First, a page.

The AMC Pacer: Like It? Or Loathe It?

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By Ben Selby

Anyone who has watched the classic 1992 comedy “Wayne’s World” will know this automotive oddity straight away. Who could forget that iconic scene where Wayne and the gang are rocking out to Queen’s Bohemian Rhapsody while cruising late at night in none other than Wayne’s blue flamed adored AMC Pacer?

The AMC Pacer has long been considered one of automotive history’s greatest bloopers.  A car which promised so much, but failed to deliver on so many levels. It also signalled the end of the road for its parent company, AMC. Here is its story.

To understand the origins of the Pacer, we need to look at AMC itself. AMC, which stood for American Motors Corporation, was the result of a hefty merger between classic American marques Nash, Kaiser Jeep, and Hudson in 1954. The merger was the biggest collaboration of three brands, the likes of which had never been seen at that time.

The American automotive landscape since the turn of the 20th century was largely dominated by the big three, these being Ford, General Motors and Chrysler. AMC was regarded as the runt of the litter early on by the big three. So, AMC management decided to do their own thing, by exploiting areas of the market where its other rivals in Detroit never thought to go, or maybe, would never dare.

By the late sixties, AMC was producing a number of radically different models like the Nash Rambler and Rebel. By the early seventies, they even entered the muscle car game with the Javelin and the AMX.

The AMX even saw success on track in the immensely successful American Trans-Am series. AMC’s Matador and Hornet also appeared in the 1974 James Bond film “The Man with the Golden Gun.”

As AMC were starting to get going in performance, world events had other ideas. The 1974 OPEC oil crisis saw petrol price sky rocket and calls for low emission economy cars grew louder in Washington. AMC, by now the sole truly independent American auto maker, rose to the challenge in 1971 with the Gremlin, and in 1975, the Pacer.

Now, what you need to remember is that AMC never had the same research and development budget as the big three.  In fact, designer Dick Teague often found himself very much underfunded when it came to designing a new car. So, in 1971, despite the budget issues, he set to work on what would become the Pacer. Teague wanted to emulate other European eco cars of the era, but with a distinctly American flair.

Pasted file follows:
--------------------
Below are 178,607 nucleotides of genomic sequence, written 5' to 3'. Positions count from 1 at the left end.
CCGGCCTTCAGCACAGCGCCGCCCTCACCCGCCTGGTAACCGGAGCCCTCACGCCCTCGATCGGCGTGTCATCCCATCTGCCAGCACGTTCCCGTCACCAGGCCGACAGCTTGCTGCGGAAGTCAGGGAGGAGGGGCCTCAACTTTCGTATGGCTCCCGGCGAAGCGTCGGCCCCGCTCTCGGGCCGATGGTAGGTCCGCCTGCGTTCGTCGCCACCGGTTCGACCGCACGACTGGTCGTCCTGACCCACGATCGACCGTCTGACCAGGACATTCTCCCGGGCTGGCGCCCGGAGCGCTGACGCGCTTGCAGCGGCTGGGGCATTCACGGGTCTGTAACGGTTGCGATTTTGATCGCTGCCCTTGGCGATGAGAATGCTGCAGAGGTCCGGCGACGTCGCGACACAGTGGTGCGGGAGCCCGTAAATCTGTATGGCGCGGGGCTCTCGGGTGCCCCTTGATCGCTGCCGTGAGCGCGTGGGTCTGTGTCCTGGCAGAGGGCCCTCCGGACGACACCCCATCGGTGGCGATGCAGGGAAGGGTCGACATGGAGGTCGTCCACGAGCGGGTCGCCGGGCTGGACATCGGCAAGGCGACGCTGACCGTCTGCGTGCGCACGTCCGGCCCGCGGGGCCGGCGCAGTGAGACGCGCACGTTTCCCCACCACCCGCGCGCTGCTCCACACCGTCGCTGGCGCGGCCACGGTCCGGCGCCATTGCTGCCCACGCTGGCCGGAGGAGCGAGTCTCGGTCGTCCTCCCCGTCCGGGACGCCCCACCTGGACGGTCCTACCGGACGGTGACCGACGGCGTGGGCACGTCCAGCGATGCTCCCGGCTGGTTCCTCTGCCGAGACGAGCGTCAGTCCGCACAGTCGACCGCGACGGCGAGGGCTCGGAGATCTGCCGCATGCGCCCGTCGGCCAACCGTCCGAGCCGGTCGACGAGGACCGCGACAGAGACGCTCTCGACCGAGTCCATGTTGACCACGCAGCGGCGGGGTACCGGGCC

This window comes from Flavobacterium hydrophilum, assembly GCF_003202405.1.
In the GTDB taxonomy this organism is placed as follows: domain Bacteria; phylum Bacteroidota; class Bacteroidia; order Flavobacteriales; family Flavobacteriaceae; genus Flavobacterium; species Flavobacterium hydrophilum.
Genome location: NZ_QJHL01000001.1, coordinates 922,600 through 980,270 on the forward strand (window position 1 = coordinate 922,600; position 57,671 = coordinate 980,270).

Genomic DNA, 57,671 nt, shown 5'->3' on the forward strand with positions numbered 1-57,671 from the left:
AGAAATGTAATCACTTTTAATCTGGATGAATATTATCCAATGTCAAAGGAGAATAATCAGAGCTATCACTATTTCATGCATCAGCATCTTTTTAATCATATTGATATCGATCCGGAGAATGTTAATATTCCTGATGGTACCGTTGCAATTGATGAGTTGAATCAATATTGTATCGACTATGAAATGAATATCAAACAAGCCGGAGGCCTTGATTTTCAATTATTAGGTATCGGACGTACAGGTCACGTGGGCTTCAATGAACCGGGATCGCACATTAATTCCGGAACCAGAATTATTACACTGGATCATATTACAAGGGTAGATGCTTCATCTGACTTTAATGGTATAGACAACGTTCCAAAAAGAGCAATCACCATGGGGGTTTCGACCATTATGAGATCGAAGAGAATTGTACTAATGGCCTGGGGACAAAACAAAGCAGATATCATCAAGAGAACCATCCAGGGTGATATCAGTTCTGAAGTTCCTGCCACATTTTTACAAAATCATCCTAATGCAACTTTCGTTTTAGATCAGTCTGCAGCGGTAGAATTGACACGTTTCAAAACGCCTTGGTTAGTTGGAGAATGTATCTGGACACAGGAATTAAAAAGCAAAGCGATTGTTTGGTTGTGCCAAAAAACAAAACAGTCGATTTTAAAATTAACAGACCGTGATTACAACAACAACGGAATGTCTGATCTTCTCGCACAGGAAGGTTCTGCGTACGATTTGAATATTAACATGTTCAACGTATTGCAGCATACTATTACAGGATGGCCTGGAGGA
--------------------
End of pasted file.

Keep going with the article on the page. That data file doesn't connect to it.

At launch, AMC saw this as the car of the future. “When you get a Pacer, you get a piece of tomorrow,” the ads screamed in magazines and newspapers. The hype was there and people took notice, but then things began to unravel.

 AMC described the Pacer as “the first wide small car.” The Pacer sported the same width as many full-size American gas-guzzlers of the era, so it wasn’t really a small car per say. AMC had also stuffed the Pacer with plenty of crash protection areas and massive bumpers. As a result, the Pacer was a heavyweight, weighing in at close to 1400kg.

Thanks to this weight, the 3.8L and 4.2L straight six engine, which only produced 100hp, were immensely underpowered. The three-speed automatic slush box didn’t help matters either.

You could order a 304ci V8, but since this was supposed to be an economy car, it kind of went against the Pacer’s ethos. Whether you ordered a six or eight, you would seldom do better economy than 11L/100km. Ouch.

The styling of the pacer was also which led to it being a sales disaster. Teague had styled the Pacer so four adults and their shopping could fit easily, just like the Mini. However, with heavy use of curved glass in the rear, many Motoring Journalists at the time referred to it as “The Fish Bowl.” It also wasn’t much cop to drive either.

Needless to say, the Pacer never caught on. With European compact cars arriving stateside in droves, it became increasingly hard for AMC sales staff to shift. Despite this, by the time production ended in 1979, around 280,000 Pacers in various trim levels and variants left the factory.

AMC itself would be broken up and taken over by Chrysler in 1988. Ironically, today the Pacer, and its Gremlin counterpart, do indeed have a cult following. Maybe that aforementioned film starring Mike Meyers and Dana Carvey has something to do with it.

The AMC Pacer should have worked. However, thanks to under development and budget restraints, it just never worked out as hoped. The Pacer is like Marmite, you either love it, or you will run a mile.

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